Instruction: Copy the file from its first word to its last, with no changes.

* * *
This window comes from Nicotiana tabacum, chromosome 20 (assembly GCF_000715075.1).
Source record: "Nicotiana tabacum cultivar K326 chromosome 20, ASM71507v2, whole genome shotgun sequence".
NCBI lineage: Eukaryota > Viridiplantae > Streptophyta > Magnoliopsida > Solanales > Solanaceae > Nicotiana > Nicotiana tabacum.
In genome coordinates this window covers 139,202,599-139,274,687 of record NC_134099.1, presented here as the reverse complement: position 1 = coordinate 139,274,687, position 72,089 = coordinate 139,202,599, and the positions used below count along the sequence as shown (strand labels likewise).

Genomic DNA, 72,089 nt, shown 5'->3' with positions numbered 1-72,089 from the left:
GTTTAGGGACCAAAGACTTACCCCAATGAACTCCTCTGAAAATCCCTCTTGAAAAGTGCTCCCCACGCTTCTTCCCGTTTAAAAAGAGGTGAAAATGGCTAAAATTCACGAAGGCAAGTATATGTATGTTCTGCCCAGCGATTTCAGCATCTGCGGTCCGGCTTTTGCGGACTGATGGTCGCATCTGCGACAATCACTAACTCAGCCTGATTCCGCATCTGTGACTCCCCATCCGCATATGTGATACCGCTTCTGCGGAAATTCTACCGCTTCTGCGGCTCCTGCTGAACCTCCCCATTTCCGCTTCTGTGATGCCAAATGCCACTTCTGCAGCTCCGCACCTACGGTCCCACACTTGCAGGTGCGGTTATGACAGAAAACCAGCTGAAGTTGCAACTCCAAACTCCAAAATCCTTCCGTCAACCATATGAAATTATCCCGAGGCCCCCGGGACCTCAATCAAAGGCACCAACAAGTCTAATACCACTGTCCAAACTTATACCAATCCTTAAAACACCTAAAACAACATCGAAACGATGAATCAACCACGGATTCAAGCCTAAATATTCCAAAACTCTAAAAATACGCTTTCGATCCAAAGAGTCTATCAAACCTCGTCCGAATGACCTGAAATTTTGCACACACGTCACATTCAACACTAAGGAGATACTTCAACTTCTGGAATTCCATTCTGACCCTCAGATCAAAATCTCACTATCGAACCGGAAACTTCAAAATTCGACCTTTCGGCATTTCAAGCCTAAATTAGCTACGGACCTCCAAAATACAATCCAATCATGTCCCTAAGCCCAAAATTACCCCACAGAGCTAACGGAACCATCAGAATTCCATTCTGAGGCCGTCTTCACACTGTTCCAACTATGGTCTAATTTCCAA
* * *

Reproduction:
This window comes from Nicotiana tabacum, chromosome 20 (assembly GCF_000715075.1).
Source record: "Nicotiana tabacum cultivar K326 chromosome 20, ASM71507v2, whole genome shotgun sequence".
NCBI lineage: Eukaryota > Viridiplantae > Streptophyta > Magnoliopsida > Solanales > Solanaceae > Nicotiana > Nicotiana tabacum.
In genome coordinates this window covers 139,202,599-139,274,687 of record NC_134099.1, presented here as the reverse complement: position 1 = coordinate 139,274,687, position 72,089 = coordinate 139,202,599, and the positions used below count along the sequence as shown (strand labels likewise).

Genomic DNA, 72,089 nt, shown 5'->3' with positions numbered 1-72,089 from the left:
GTTTAGGGACCAAAGACTTACCCCAATGAACTCCTCTGAAAATCCCTCTTGAAAAGTGCTCCCCACGCTTCTTCCCGTTTAAAAAGAGGTGAAAATGGCTAAAATTCACGAAGGCAAGTATATGTATGTTCTGCCCAGCGATTTCAGCATCTGCGGTCCGGCTTTTGCGGACTGATGGTCGCATCTGCGACAATCACTAACTCAGCCTGATTCCGCATCTGTGACTCCCCATCCGCATATGTGATACCGCTTCTGCGGAAATTCTACCGCTTCTGCGGCTCCTGCTGAACCTCCCCATTTCCGCTTCTGTGATGCCAAATGCCACTTCTGCAGCTCCGCACCTACGGTCCCACACTTGCAGGTGCGGTTATGACAGAAAACCAGCTGAAGTTGCAACTCCAAACTCCAAAATCCTTCCGTCAACCATATGAAATTATCCCGAGGCCCCCGGGACCTCAATCAAAGGCACCAACAAGTCTAATACCACTGTCCAAACTTATACCAATCCTTAAAACACCTAAAACAACATCGAAACGATGAATCAACCACGGATTCAAGCCTAAATATTCCAAAACTCTAAAAATACGCTTTCGATCCAAAGAGTCTATCAAACCTCGTCCGAATGACCTGAAATTTTGCACACACGTCACATTCAACACTAAGGAGATACTTCAACTTCTGGAATTCCATTCTGACCCTCAGATCAAAATCTCACTATCGAACCGGAAACTTCAAAATTCGACCTTTCGGCATTTCAAGCCTAAATTAGCTACGGACCTCCAAAATACAATCCAATCATGTCCCTAAGCCCAAAATTACCCCACAGAGCTAACGGAACCATCAGAATTCCATTCTGAGGCCGTCTTCACACTGTTCCAACTATGGTCTAATTTCCAA